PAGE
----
Oden Soup Recipe: A Culinary Journey through Japanese Tradition - Today Resepi Ideas

Oden Soup Recipe: A Culinary Journey through Japanese Tradition

Embark on a culinary adventure with oden soup, a delectable Japanese dish that has captivated taste buds for centuries. Originating in the Edo period, oden has evolved into a beloved staple, gracing dinner tables and street food stalls alike. Join us as we explore the rich history, tantalizing ingredients, and heartwarming variations that make oden soup a true culinary gem.

Whether you’re a seasoned chef or a home cook eager to expand your culinary horizons, this guide will provide you with the knowledge and inspiration you need to create an authentic and flavorful oden soup. Dive into the world of dashi, discover the secrets of simmering, and learn the art of presenting this comforting dish in a way that will impress your guests.


Oden soup, a beloved dish in Japanese cuisine, traces its roots back to the Muromachi period (1336-1573). Originating as a simple dish prepared by simmering leftover fish bones and vegetables, oden evolved over time, incorporating a variety of ingredients and becoming a staple of Japanese winter cuisine.

Today, oden soup holds a significant place in Japanese culture, served at street stalls, convenience stores, and family gatherings. Its comforting flavors and versatility make it a favorite among people of all ages.

Significance and Popularity

The significance of oden soup in Japanese cuisine lies in its comforting flavors and versatility. The warm, savory broth, combined with the tender ingredients, creates a comforting and satisfying dish that is perfect for cold winter days.

Oden’s popularity extends beyond its taste. It is a dish that brings people together, often served at family gatherings or during festivals. The communal nature of oden, with its various ingredients shared among family and friends, adds to its cultural significance.


oden soup recipe terbaru

Oden soup is a hearty and flavorful Japanese dish made with a variety of ingredients. The broth is typically made from dashi, a Japanese stock made from kelp and bonito flakes. The soup is then filled with a variety of ingredients, such as daikon radish, carrots, potatoes, konnyaku, and fish cakes.

Each ingredient in oden soup plays a specific role in creating the dish’s unique flavor and texture. The daikon radish provides a sweet and crunchy contrast to the other ingredients, while the carrots add a pop of color and a slightly sweet flavor.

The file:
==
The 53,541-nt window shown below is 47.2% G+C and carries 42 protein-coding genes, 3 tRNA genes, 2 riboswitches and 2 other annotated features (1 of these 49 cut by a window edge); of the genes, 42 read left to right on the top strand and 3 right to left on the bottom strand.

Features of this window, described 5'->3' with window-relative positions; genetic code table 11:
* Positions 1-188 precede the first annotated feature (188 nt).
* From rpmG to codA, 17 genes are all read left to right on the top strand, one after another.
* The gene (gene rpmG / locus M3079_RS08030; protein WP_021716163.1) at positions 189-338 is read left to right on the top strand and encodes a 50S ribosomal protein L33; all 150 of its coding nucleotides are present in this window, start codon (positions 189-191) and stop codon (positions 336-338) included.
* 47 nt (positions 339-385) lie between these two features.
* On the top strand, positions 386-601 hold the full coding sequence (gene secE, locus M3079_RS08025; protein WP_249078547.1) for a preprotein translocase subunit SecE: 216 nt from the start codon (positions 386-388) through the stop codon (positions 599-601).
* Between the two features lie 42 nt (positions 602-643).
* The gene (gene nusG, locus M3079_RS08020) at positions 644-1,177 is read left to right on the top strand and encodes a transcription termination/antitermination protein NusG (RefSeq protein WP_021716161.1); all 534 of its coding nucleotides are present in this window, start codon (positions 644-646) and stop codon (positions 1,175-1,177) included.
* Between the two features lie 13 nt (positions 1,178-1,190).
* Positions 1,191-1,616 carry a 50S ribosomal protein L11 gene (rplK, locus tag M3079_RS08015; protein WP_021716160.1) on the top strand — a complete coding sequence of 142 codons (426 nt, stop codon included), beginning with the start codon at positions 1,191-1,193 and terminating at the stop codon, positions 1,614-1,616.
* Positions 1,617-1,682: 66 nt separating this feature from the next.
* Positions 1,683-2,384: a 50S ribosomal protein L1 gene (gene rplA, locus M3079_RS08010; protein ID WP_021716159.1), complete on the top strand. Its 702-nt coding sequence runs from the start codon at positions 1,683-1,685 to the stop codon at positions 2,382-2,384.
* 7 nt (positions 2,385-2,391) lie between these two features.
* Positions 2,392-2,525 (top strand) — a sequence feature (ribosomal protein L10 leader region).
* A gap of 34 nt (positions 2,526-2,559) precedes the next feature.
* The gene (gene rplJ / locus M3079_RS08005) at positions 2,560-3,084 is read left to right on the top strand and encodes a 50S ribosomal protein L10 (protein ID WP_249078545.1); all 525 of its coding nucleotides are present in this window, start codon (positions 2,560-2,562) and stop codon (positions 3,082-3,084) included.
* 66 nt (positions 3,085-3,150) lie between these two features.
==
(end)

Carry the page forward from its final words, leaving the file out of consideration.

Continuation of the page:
The potatoes are soft and starchy, and they help to thicken the soup. The konnyaku is a chewy and gelatinous ingredient that adds a unique texture to the soup. The fish cakes are a popular addition to oden soup, and they provide a savory and umami flavor.

Daikon Radish

  • Provides a sweet and crunchy contrast to the other ingredients.
  • Helps to balance the flavors of the soup.
  • Adds a pop of color to the soup.


  • Adds a pop of color to the soup.
  • Provides a slightly sweet flavor to the soup.
  • Helps to balance the flavors of the soup.


  • Helps to thicken the soup.
  • Provides a soft and starchy texture to the soup.
  • Helps to balance the flavors of the soup.


  • Adds a unique chewy and gelatinous texture to the soup.
  • Helps to balance the flavors of the soup.
  • Adds a pop of color to the soup.

Fish Cakes

  • Provides a savory and umami flavor to the soup.
  • Helps to balance the flavors of the soup.
  • Adds a pop of color to the soup.


Preparing oden soup is a straightforward process that involves three main steps: preparing the dashi broth, simmering the ingredients, and serving the soup.

The key to a flavorful oden soup lies in the dashi broth, which forms the base of the soup. To prepare the dashi broth, start by soaking the kombu in cold water for at least 30 minutes. This allows the kombu to soften and release its umami flavor into the water.

Once the kombu is soaked, bring the water to a boil and add the katsuobushi. Reduce the heat to low and simmer for 10 minutes, or until the katsuobushi has softened and released its flavor into the broth.

Simmering the Ingredients

Once the dashi broth is ready, it’s time to simmer the ingredients. Start by adding the daikon and carrots to the broth and simmer for 10 minutes, or until they are tender. Next, add the konjac and simmer for 5 minutes, or until it is cooked through.

Finally, add the fish cakes and simmer for 3 minutes, or until they are heated through.

Serving the Soup

Once the ingredients are cooked, serve the oden soup immediately. Garnish with chopped green onions and a drizzle of soy sauce, if desired.


Oden soup exhibits regional variations throughout Japan, each with its unique blend of ingredients and flavors.

These variations reflect the diverse culinary traditions and local produce of each region.

Kyushu Region

Oden in Kyushu is characterized by its rich, flavorful broth made with pork bones and kelp.